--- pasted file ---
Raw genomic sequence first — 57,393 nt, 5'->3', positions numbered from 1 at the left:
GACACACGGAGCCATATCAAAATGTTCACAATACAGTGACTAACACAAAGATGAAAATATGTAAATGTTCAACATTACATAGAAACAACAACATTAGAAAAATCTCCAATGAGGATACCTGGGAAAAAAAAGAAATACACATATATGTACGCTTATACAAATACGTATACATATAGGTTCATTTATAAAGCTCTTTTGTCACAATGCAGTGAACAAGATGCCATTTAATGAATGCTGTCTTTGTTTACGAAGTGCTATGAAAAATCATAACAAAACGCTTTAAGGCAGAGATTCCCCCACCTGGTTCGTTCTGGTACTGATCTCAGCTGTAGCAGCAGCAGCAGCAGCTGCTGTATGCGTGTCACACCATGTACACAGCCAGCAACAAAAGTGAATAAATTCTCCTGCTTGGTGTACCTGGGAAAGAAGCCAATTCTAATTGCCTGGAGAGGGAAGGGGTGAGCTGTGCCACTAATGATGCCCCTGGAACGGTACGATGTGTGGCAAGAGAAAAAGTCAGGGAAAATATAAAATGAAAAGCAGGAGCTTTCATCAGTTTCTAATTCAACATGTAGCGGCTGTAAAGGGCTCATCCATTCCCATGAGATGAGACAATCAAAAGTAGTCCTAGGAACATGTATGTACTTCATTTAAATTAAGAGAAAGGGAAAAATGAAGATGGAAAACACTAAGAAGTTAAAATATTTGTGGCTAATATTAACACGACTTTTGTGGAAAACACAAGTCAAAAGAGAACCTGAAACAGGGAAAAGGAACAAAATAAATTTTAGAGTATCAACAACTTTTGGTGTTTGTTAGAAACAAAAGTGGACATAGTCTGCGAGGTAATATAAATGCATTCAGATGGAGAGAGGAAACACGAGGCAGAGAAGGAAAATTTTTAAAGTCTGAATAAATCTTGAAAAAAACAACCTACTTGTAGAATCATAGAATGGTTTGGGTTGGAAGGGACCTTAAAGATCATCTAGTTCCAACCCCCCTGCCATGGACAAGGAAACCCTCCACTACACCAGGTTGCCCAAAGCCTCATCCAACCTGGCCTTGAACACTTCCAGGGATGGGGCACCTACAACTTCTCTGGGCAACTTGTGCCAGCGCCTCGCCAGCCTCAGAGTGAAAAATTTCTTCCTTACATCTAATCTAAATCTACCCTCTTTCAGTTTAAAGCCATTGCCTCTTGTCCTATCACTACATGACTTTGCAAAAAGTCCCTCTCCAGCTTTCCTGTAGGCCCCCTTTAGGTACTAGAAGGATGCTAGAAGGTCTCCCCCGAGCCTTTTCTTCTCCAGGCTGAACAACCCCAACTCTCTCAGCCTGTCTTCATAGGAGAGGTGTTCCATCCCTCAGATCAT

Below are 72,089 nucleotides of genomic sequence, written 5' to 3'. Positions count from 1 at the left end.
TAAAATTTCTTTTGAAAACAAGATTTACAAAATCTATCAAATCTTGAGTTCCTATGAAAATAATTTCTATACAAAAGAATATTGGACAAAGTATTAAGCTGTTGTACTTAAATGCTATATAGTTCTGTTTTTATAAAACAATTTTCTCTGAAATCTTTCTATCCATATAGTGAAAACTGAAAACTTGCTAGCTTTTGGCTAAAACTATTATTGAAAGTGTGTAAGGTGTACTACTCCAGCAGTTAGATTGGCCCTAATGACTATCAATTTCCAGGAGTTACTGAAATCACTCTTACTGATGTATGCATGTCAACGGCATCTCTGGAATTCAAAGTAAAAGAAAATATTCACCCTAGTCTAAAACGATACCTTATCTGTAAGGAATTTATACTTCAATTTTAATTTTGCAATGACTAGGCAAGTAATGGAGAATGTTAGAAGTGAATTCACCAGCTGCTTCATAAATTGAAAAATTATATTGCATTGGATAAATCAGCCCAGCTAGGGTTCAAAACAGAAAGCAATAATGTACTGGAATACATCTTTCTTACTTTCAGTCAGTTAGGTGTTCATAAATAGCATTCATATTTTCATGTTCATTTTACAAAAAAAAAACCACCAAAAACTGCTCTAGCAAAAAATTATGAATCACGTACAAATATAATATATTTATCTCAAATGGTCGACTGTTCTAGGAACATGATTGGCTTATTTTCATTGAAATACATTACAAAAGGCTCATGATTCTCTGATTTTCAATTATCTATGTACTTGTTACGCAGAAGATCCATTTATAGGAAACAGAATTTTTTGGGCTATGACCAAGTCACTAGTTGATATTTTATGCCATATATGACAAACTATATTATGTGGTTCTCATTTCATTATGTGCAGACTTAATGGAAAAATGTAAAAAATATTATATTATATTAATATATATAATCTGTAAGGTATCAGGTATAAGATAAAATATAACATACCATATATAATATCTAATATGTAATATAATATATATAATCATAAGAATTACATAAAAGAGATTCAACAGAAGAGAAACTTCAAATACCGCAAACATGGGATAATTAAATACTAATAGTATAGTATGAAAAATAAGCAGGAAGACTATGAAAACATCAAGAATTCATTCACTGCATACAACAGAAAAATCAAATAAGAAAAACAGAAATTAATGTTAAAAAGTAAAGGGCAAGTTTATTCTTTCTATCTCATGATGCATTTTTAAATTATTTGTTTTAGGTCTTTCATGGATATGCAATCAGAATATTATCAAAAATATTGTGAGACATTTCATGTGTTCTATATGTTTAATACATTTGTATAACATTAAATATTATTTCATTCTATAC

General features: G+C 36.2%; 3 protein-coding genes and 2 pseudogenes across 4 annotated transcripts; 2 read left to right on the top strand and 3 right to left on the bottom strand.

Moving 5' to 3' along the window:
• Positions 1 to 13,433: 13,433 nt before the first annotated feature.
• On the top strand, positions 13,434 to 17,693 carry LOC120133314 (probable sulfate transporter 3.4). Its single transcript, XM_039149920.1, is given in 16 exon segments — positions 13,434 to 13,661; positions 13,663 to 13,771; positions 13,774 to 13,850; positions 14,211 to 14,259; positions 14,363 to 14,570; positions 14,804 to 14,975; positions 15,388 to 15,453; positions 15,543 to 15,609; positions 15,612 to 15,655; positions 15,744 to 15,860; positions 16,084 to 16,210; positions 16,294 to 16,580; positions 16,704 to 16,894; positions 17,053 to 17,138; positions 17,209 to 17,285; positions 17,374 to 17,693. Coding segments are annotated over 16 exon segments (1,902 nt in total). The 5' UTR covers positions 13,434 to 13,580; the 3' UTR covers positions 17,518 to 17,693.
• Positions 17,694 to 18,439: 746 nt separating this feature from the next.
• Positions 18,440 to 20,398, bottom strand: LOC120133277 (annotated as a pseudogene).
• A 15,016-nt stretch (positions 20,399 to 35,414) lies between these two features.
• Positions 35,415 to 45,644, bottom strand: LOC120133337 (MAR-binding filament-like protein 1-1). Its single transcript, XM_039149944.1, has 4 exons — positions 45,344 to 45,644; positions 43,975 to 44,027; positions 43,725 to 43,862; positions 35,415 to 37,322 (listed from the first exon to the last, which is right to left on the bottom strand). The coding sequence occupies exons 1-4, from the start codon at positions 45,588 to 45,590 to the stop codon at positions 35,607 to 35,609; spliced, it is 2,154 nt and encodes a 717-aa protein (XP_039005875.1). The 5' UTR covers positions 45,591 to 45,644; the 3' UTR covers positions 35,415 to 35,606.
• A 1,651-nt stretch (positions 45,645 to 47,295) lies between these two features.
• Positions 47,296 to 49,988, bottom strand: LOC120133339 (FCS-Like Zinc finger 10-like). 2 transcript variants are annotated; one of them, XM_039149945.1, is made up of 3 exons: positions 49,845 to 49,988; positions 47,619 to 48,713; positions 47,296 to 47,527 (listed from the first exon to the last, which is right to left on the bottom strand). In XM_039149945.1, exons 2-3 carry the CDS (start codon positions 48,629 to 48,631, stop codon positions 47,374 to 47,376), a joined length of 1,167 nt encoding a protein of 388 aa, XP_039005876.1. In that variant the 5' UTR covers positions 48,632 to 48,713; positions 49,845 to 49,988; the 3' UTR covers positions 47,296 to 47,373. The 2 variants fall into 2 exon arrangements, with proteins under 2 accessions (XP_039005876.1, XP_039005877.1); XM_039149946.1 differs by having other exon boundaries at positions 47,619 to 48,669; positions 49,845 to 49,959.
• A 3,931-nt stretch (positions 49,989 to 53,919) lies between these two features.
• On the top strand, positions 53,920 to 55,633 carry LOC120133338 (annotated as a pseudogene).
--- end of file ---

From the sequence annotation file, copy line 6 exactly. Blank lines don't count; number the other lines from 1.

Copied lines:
Moving 5' to 3' along the window: